Polish minister launches attempt to extradite Yaroslav Hunka from Canada

Hunka received a standing ovation in Canada's parliament last week before it emerged he served in a Nazi unit during the Second World War


A Polish government minister has launched an attempt to extradite a Ukrainian man who served in a Nazi unit during the Second World War.

Yaroslav Hunka received widespread attention when was praised as "a Ukrainian hero, a Canadian hero" and was applauded in the Canadian parliament last week.

Hunka, 98, was thanked for his service after Ukrainian president Volodymyr Zelensky addressed the chamber.

It later emerged however, Hunka is a veteran of the 14th Waffen Grenadier unit of the SS, a volunteer force accused of committing atrocities against Polish civilians in service of Nazi Germany.

Writing on X/Twitter, Polish education minister Przemysław Czarnek said: “In view of the scandalous events in the Canadian parliament, which involved honouring, in the presence of President Zelensky, a member of the criminal Nazi SS Galizien formation, I have taken steps towards the possible extradition of this man to Poland."

In a letter, he has asked that Poland's Institute of National Remembrance, a prosecutorial body, “urgently [establish] whether Yaroslav Hunka is wanted for crimes against the Polish nation or Poles of Jewish origin."

The letter adds: "Such crimes constitute grounds for applying to Canada for his extradition."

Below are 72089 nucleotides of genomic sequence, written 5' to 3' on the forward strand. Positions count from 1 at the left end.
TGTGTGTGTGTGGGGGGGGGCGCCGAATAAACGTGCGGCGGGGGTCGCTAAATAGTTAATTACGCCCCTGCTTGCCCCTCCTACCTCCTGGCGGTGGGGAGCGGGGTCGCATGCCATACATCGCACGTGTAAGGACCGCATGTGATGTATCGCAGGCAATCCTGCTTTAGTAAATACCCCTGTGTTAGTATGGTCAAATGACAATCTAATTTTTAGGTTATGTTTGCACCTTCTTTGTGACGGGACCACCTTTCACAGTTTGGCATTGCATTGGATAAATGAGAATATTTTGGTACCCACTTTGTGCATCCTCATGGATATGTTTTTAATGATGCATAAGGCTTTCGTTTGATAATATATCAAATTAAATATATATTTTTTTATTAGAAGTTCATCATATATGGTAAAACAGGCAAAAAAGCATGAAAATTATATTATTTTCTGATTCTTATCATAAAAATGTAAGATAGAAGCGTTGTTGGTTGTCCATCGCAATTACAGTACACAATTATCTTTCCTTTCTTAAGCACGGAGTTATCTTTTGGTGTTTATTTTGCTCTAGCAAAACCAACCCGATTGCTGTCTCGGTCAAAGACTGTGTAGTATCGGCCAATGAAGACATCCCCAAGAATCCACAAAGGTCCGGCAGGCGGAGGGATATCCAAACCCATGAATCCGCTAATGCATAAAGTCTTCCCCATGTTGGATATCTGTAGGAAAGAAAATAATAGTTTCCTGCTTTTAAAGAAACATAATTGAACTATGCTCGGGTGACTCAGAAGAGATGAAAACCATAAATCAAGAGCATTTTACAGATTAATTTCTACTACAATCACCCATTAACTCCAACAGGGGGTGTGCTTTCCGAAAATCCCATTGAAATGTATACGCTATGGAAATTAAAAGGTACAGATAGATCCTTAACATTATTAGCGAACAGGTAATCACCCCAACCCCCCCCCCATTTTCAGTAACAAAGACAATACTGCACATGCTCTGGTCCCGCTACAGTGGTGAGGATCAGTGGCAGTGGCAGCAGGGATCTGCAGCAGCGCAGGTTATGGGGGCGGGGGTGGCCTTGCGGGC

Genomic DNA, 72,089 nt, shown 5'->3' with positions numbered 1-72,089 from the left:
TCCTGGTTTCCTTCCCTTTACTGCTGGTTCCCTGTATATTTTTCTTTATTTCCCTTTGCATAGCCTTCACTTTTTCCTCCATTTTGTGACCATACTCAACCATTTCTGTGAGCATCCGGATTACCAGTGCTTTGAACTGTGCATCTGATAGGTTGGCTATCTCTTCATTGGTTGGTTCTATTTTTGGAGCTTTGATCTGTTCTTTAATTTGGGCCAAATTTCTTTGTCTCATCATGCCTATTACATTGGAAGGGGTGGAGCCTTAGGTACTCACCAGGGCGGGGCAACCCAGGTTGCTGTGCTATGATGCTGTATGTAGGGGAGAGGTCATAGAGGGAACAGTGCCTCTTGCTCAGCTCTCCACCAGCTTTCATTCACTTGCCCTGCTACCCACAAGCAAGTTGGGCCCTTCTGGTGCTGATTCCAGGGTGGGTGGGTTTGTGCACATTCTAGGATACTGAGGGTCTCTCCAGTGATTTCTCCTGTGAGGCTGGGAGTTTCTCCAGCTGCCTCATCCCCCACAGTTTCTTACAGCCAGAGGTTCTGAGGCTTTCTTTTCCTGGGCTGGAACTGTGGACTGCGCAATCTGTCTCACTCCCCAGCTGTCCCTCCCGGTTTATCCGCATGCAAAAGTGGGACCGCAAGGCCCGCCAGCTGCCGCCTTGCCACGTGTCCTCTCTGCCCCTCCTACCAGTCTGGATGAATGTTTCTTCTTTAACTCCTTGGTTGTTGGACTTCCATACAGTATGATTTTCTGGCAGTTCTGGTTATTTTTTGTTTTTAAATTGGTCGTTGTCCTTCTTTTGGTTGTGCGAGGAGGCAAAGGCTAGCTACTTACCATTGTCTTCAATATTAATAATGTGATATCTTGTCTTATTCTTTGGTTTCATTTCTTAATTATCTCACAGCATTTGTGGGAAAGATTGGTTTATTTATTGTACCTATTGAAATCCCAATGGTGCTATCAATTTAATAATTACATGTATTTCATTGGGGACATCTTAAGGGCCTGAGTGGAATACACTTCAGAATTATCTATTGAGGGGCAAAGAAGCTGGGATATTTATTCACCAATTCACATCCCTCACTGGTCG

The praise lavished upon Hunka in Canada's parliament sparked outrage among Jewish groups and Polish nationals.

Dan Panneton, director of the Friends of Simon Wiesenthal Center in Toronto, told CBC News: "The unit was complicit in the Holocaust. They collaborated with the Nazis and they participated in the massacre of civilians.

"These are in many ways crimes that have not fully been answered for in historical memory and which, by honouring them in our house of legislature absolves the unit... of its historical crime,"

B’nai Brith Canada’s CEO Michael Mostyn said it was outrageous that parliament honoured someone who had fought on behalf of the Nazis.

In a statement, the Friends of Simon Wiesenthal Center for Holocaust Studies said the Galician division “was responsible for the mass murder of innocent civilians with a level of brutality and malice that is unimaginable”.

It added: “An apology is owed to every Holocaust survivor and veteran of the second world war who fought the Nazis, and an explanation must be provided as to how this individual entered the hallowed halls of Canadian parliament and received recognition from the speaker of the house and a standing ovation.”

Following the incident, the speaker of the Canadian parliament, Anthony Rota, apologised and extended his "deepest apologies" to Jewish communities around the world. He resigned on Tuesday evening.

Canadian Prime Minister Justin Trudeau has said he was left "deeply embarrassed" by the incident and that neither he nor Zelensky were given advance notice of the invitation to Hunka.

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